We’ve been waiting for a while, but the time that we can start talking about the English version of DeNA and Square Enix’s new social RPG, Final Fantasy: Record Keeper. Last week, I had the opportunity to visit Square Enix’s offices in Shinjuku to have a chat with the producers of the game. Of course, I’m coming from the angle of having played the Japanese version quite a bit, so I was particularly interested in any changes they might have made, but we covered a pretty wide range of topics. It was immediately clear to me that all three of the people I talked to are huge fans of Final Fantasy and had a lot of passion that they put into Record Keeper. I think in reading their responses, you’ll be able to see that yourself. Since this ended up being a pretty long talk, we’re going to run half of the interview today and the other half tomorrow. Today’s part focuses on introductions, the genesis of the game, localization changes, and some elements of the gameplay.
TOUCHARCADE (TA): Let’s get started. Can you tell our readers who you are and what your involvement is with Final Fantasy Record Keeper, each one of you?
ICHIRO HAZAMA (IH): I’m Ichiro Hazama, the Square Enix side producer. My role is to propose characters, storylines, and world settings. I also supervise the overall game that DeNA proposes.
YU SASAKI (YS): Ah, my name is Yu Sasaki. I’m the producer at DeNA for the Japanese version of the game. I’ve been involved with the project from the start, in the planning stages, when we made the proposal to Square Enix for this project. I’m also responsible for making sure the product is delivered on time, and running events and so on. I manage the development team at DeNA.
SHONOSUKE TOKUMARU (ST): I’m Shonosuke Tokumaru, the producer of the worldwide version at DeNA. With the Japanese version already in place, my role involves how to localize and culturalize it for the Western release.
Wow, I just realized that everyone here is a producer! (laughs) That’s kind of interesting, you don’t see that happen too often!
TA: Just in case our readers aren’t familiar with you guys, what are some of the previous games you have worked on?
IH: Well, there’s Theatrhythm Final Fantasy (Free).
TA: I love that game! It’s probably my favorite Nintendo 3DS game.
IH: Ah, thank you! Well, I also worked as a producer on the upcoming Theatrhythm Dragon Quest and Dissidia Final Fantasy.
YS: I’ve been in the mobile industry for my whole career. My biggest game is probably Three Kingdoms Royale for DeNA.
TA: That one’s only in the Japanese App Store, right?
YS: Yes, I think so.
TA: That last one is really popular. What was the goal, or I guess the idea, with Record Keeper? How did this partnership come to pass? Because this is kind of a big deal, these two big companies working so closely together. Can you tell us a little bit about how this all happened?
IH: DeNA proposed the game to us at Square Enix.
YS: It all started when we were working on D.O.T., which is a pixel-art game. When that game released worldwide and turned out to be pretty popular, we came up with the idea of doing a Final Fantasy game.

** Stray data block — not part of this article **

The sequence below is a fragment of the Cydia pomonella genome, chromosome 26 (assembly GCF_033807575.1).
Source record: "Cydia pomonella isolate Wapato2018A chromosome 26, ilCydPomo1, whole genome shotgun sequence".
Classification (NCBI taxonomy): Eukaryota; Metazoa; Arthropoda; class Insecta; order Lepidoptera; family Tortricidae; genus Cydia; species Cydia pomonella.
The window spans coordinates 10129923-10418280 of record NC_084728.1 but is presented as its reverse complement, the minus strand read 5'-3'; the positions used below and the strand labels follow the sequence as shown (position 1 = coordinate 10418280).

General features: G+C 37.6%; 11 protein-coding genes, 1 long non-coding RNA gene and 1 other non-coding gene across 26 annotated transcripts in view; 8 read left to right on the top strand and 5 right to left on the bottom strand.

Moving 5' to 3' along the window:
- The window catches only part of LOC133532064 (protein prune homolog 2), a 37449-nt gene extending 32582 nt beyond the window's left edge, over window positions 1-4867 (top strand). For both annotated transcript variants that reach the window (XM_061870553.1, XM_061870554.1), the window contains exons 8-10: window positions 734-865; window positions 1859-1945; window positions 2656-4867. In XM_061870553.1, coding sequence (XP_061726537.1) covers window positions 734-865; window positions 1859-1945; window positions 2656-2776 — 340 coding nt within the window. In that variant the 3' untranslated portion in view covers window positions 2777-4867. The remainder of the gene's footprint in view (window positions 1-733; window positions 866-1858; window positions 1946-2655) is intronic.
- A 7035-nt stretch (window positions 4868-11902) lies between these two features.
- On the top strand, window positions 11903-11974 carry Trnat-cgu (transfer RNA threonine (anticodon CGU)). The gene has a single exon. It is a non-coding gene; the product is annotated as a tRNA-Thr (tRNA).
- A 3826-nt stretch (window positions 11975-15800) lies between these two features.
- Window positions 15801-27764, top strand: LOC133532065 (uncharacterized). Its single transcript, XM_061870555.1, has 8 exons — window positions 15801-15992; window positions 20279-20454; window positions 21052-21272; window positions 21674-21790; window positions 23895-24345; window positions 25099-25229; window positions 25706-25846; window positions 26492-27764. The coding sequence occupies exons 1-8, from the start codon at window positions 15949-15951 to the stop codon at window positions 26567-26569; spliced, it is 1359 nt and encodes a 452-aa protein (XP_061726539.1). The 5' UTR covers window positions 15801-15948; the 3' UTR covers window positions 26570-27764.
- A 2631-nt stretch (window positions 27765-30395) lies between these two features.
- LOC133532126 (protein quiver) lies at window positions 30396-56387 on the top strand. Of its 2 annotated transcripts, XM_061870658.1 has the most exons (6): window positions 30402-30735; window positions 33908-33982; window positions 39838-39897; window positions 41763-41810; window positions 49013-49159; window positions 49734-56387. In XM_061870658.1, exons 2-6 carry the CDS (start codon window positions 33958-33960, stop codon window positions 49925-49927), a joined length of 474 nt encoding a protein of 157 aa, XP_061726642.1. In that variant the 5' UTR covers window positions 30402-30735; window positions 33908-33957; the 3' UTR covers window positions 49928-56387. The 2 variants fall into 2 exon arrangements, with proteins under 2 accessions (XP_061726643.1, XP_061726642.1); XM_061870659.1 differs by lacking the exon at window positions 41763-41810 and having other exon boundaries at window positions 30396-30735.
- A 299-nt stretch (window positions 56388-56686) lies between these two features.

TA: While this style of social RPG is quite popular in Japan, the biggest hits in Japan, for example Puzzle & Dragons (Free) or Monster Strike (Free), haven’t resonated quite as strongly in the west. What do you think will make Final Fantasy: Record Keeper appeal worldwide?
ST: I believe it can be just as big of a hit outside of Japan as it is in Japan. A significant part of that is the Final Fantasy fanbase, who come from all around the world. That presents us with a chance to really focus on delivering the game to them. We want to make sure they have a great experience with the game.
TA: Well, I think it’s excellent. I’ve played the Japanese version, a lot, actually. I’ve played it almost every day for the last four or five months. It’s awesome.
IH: Wow, thank you!
TA: I was just wondering what kind of changes you’ve made for the worldwide version?
ST: Well, the core game system is unchanged from the Japanese version. However, there are some differences in the markets that we took into account in the presentation. The Japanese fans have a stronger connection to the 8- and 16-bit installments of the series, while in the west, the series sort of exploded in popularity with Final Fantasy 7. So, we wanted to use more CG artwork for the cut-scenes to make the graphics look better. We also went back to the earlier titles, and if there was a remake or a newer version, we used images from those for the story sections. In Japan, we just used the original art.
I was curious about something, if I could ask you a question. What did you think of the worldwide version?
TA: Oh, well, I noticed the UI changes right away. I also really like the translation. It’s quite good, it reads very well.
ST: Oh, is that so? I can’t really tell, but you say it’s good? I’m happy to hear that.
TA: Yeah, it’s good.
ST: That’s a relief. Our localization team has been working hard.
TA: So here’s a question no one else will ask. In Japan, there was recently an event that crossed over into Romancing SaGa. That was very exciting. And of course, Mr. Hazama, you were the producer on Theatrhythm, which also had many crossovers. I’m wondering if we can expect something like that in the English version? SaGa‘s not so big outside Japan, but something maybe like Chrono Trigger ($9.99) or Mana? Is that possible in the future?